S: Well think of it this way, it’s highly unlikely that anyone will achieve success on their own. They will need some kind of help to get to their success. Mentor figures are important.
When I was starting out, I had listened to many people talking about the idea of Definite Chief Aim. That was familiar because I heard about and read Bruce Lee’s definite chief aim. I then heard that that concept came from Napoleon Hill. Once I realized that Bruce Lee and his Jeet-Kun-do were a product of Napoleon Hills definite chief aim, I came to learn of the teachings of napoleon Hill. That’s how I got started.
M: Interesting, now was your motivation for the martial arts out of fear for enjoyment?
S: To be honest, it was out of fear, due to not wanting to be under anyone’s command. It was a way of avoiding the pain of being controlled by others rather than the pleasure of getting into martial arts.
People are usually motivated by pain or suffering rather than the pleasure of something.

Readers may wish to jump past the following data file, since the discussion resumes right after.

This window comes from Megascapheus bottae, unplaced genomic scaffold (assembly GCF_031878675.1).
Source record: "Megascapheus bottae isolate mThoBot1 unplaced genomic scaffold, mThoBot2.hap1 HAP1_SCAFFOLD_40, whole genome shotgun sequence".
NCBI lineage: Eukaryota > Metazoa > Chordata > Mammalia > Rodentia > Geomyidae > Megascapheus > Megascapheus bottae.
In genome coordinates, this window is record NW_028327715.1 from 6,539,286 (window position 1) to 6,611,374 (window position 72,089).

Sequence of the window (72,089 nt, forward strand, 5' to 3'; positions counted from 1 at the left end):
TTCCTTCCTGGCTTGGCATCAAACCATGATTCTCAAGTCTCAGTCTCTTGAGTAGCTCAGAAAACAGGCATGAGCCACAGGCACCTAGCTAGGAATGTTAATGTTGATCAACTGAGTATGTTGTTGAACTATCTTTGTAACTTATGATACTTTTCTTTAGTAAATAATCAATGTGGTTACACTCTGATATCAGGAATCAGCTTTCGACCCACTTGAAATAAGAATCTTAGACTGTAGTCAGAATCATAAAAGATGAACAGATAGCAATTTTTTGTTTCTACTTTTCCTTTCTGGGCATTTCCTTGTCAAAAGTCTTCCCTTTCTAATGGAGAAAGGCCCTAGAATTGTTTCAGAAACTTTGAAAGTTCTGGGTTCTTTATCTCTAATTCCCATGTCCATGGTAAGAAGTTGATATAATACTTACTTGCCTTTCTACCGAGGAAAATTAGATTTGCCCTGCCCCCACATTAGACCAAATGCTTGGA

M: I find that to be very true, which this brings me to my last question. How important is giving back after you’ve gained certain wisdom through experience?
S: Well, there’s a quote by Bruce Lee that says, “real living, is living for others”. And that’s very true, but I don’t set out with the intention of consciously thinking of ways to influence others, but to be as I am, and to do as I do. I don’t have a strategy for calling attention to myself. I simply put myself in the service of others, and be as effective an instructor as possible.
Promotion, and preservation of Bruce lee’s Jeet-Kun-do is very important to me. Just remember don’t follow blindly, begin to follow the good techniques of others, but really understand the principle behind the techniques, this build a solid foundation.
M: This interview has been very enlightening and profound. I want to thank you again Sifu for having taken the time to speak with me and enlighten me with your words. Until next time.
S: No problem, and thank you for having me.